Effect modification was examined by various dietary and lifestyle factors, i.e., sex, BMI, waist circumference, physical activity, smoking, menopausal status, hyperlipidemia, and hypertension. A country-specific multivariate Wald test was used to evaluate interactions by continuous interaction terms. In case of significant interactions, HRs were stratified. The association between protein intake and type 2 diabetes risk was estimated within each country by sex (11,241 men; 15,012 women) and by BMI (normal: BMI <25 kg/m2, n = 8,317; overweight: BMI 25–30 kg/m2, n = 10,951; obese: BMI ≥30 kg/m2, n = 6,985) and meta-analyzed. Models for sources of animal and plant protein and sequentially excluding main sources of protein, e.g., meat, were designed to explore the contribution of various protein sources to the associations of protein type with type 2 diabetes risk. Finally, sensitivity analyses were performed by excluding individuals who might have made dietary adjustments and/or lifestyle changes because of chronic disease at baseline (i.e., hypertension, hyperlipidemia, myocardial infarction, and/or stroke) and by excluding misreports of energy according to Goldberg criterion categories, defined as “under-reporters” with a ratio of energy intake to basal metabolic rate <1.14 and “over-reporters” with a ratio of >2.1 (29). Data analysis was performed using SAS 9.2, and the meta-analyses were conducted in STATA11.

Our analysis of this case-cohort study consisted of 10,901 incident type 2 diabetes cases and a subcohort of 15,352 participants (including 736 type 2 diabetes cases) with an mean ± SD follow-up time of 12.0 ± 2.3 years. FFQ-based median estimated energy-adjusted total protein intake was 90.4 g/day for men and 91.0 g/day for women, mainly consisting of animal protein. It was highest in Spain (102.5 g/day) and lowest in Germany and Sweden (respectively, 80.0 and 80.8 g/day) (Supplementary Fig. 1). Main animal protein sources in order of proportion were meat, dairy, and fish; main plant protein sources were bread, pasta and rice, potatoes, and vegetables (Table 1).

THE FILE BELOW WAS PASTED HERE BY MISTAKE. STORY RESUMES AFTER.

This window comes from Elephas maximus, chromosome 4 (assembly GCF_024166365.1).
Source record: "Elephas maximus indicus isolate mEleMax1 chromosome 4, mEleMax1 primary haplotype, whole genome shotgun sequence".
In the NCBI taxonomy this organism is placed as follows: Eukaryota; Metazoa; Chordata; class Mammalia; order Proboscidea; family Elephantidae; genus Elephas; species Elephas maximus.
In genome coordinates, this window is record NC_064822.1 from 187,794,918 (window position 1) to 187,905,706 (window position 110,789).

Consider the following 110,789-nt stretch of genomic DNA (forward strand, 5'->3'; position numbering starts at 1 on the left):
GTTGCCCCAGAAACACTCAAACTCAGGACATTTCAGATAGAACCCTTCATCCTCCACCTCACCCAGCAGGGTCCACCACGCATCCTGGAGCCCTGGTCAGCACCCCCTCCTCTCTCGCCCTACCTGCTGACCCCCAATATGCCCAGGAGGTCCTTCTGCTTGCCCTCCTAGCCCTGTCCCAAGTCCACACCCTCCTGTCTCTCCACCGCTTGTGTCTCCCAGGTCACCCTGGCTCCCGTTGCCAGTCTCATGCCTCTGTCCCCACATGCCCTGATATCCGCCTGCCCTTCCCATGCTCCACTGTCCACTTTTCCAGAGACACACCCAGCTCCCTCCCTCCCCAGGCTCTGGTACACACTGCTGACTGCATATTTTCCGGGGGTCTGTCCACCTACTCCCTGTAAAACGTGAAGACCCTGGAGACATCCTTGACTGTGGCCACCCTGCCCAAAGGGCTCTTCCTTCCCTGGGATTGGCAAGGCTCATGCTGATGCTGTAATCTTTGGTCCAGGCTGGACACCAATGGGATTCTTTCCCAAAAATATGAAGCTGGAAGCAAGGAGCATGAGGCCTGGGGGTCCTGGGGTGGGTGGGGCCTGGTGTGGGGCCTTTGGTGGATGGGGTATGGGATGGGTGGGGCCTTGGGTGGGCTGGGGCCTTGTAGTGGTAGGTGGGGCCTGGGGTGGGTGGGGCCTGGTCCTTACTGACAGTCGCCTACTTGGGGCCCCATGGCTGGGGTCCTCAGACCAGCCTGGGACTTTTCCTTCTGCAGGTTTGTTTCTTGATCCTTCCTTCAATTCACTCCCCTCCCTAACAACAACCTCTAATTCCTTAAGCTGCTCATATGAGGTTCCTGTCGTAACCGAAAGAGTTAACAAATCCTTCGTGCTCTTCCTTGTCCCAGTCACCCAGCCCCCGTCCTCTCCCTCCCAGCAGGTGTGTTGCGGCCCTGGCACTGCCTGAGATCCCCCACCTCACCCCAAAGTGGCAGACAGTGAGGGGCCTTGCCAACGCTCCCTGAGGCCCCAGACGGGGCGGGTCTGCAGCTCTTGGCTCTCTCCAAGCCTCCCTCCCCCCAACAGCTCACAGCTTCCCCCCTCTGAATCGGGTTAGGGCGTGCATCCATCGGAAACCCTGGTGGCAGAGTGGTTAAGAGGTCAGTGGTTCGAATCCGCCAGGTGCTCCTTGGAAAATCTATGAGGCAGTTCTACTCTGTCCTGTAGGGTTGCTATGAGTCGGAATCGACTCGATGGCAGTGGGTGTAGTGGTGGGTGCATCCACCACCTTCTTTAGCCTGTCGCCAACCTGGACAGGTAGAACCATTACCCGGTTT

Table 1

Sex-specific characteristics and dietary consumption of the EPIC-InterAct subcohort by categories of total protein intake* (n = 15,352)

Men
Women
Q1: 68.9 g/day
(63–73)Q3: 89.0 g/day
(87–91)Q5: 113.5 g/day (109–121)Q1: 73.5 g/day
(69–77)Q3: 90.6 g/day
(89–92)Q5: 109.5 g/day (105–116)
n cases/N 45/1,162 76/1,162 105/1,161 51/1,909 83/1,909 96/1,909 
Characteristics       
 Age (years) 53.0 ± 9.4 53.5 ± 9.0 51.4 ± 7.8 51.1 ± 9.9 53.0 ± 8.9 51.3 ± 8.6 
 Follow-up (years) 11.8 ± 2.6 11.8 ± 2.7 12.2 ± 2.6 11.8 ± 2.1 11.9 ± 2.2 12.3 ± 2.1 
 BMI (kg/m225.6 ± 3.5 26.5 ± 3.5 27.9 ± 3.6 24.2 ± 3.9 25.7 ± 4.4 27.1 ± 4.8 
  <25 (%) 44.6 32.9 20.2 66.4 50.3 36.8 
  25–30 (%) 44.8 52.9 54.0 25.1 33.7 40.4 
  >30 (%) 10.7 14.2 25.8 8.5 16.0 22.7 
 Waist (cm) 92.8 ± 10.1 94.7 ± 9.6 97.9 ± 9.6 77.6 ± 10.0 81.1 ± 10.7 84.5 ± 11.6 
 Family history of diabetes (%)       
  Yes 15.8 17.1 11.7 20.4 22.1 21.4 
 Smoker (%)       
  Never 34.5 30.7 30.2 52.9 57.1 59.8 
  Former 36.8 37.9 33.4 23.5 21.3 20.3 
  Smoker 28.7 31.4 36.4 23.7 21.7 20.0 
 Hypertension (%)       
  Yes 18.1 18.9 18.1 16.9 18.8 18.5 
  Do not know 2.1 3.9 3.9 1.5 0.9 1.0 
 Hyperlipidemia (%)       
  Yes 22.6 20.9 23.2 16.1 14.1 13.8 
  Do not know 9.3 12.9 7.3 6.4 7.1 4.8 
 Educational level (%)       
  Long education (incl. university degree) 28.5 24.5 19.0 23.5 17.7 14.4